After More Than a Decade of Scamming Silicon Valley, Elizabeth Holmes Has the Internet Shook
Billy McFarland, you’ve been de-fraud-throned. On Monday night, The Inventor: Out for Blood in Silicon Valley aired on HBO, showing the sociopathic tendencies of former founder Elizabeth Holmes, her failed blood-testing startup Theranos, and its shocking impact on the tech industry. We have to admit, Holmes’s ideas were definitely there. If the technology was there as well, Theranos could’ve revolutionized blood testing as we know it, buuuuut instead, a company that at one point was valued at $9 billion with 800 employees, failed to deliver on any of its promises, and attempted to defraud all of its very powerful investors.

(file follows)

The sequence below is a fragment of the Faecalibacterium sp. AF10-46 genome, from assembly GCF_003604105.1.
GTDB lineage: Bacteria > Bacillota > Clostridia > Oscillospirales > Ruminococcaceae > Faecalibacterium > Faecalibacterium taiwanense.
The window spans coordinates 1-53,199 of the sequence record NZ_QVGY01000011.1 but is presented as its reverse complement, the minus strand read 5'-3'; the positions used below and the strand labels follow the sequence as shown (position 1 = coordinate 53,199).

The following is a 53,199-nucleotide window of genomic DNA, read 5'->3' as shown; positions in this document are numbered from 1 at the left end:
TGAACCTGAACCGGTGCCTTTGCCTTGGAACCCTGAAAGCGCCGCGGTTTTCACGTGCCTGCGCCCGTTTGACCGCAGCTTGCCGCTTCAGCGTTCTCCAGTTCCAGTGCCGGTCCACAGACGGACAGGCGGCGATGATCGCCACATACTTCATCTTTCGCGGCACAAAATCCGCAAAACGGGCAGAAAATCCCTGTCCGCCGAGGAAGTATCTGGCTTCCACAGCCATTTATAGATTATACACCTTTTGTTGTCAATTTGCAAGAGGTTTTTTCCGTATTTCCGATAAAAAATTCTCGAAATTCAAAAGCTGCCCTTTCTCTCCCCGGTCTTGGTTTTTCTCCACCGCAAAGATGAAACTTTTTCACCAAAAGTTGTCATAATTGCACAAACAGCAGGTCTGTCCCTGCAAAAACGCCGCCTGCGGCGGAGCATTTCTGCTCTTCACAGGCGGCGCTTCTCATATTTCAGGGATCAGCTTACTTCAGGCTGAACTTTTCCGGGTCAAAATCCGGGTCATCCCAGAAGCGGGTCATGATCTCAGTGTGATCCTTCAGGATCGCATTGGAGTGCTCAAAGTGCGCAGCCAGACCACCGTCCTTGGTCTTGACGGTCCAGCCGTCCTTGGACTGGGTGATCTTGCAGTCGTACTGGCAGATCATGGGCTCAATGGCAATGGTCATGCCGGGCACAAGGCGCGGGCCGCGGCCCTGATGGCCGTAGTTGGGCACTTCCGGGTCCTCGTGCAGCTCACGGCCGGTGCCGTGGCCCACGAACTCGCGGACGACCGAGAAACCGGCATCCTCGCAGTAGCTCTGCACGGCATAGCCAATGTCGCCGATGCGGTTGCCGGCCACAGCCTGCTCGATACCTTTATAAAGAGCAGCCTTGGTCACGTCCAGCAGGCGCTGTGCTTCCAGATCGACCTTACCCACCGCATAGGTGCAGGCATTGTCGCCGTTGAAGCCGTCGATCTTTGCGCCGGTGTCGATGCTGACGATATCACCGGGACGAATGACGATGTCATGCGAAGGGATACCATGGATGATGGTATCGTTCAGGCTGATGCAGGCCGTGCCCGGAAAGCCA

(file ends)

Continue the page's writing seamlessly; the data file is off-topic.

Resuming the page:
For those who read Bad Blood: Secrets and Lies in a Silicon Valley Startup by Wall Street Journal reporter John Carreyrou or listened to the podcast The Dropout, the recently released HBO documentary provides a scarily vivid look at Holmes — the so-called “brilliant” Stanford dropout who was once compared to Steve Jobs and Thomas Edison (by herself and by others). Witnessing the deliberate lowering of her voice, the way powerful investors like Henry Kissinger and George Shultz raved about her, and how far she was willing to go to keep up this act was jarring.
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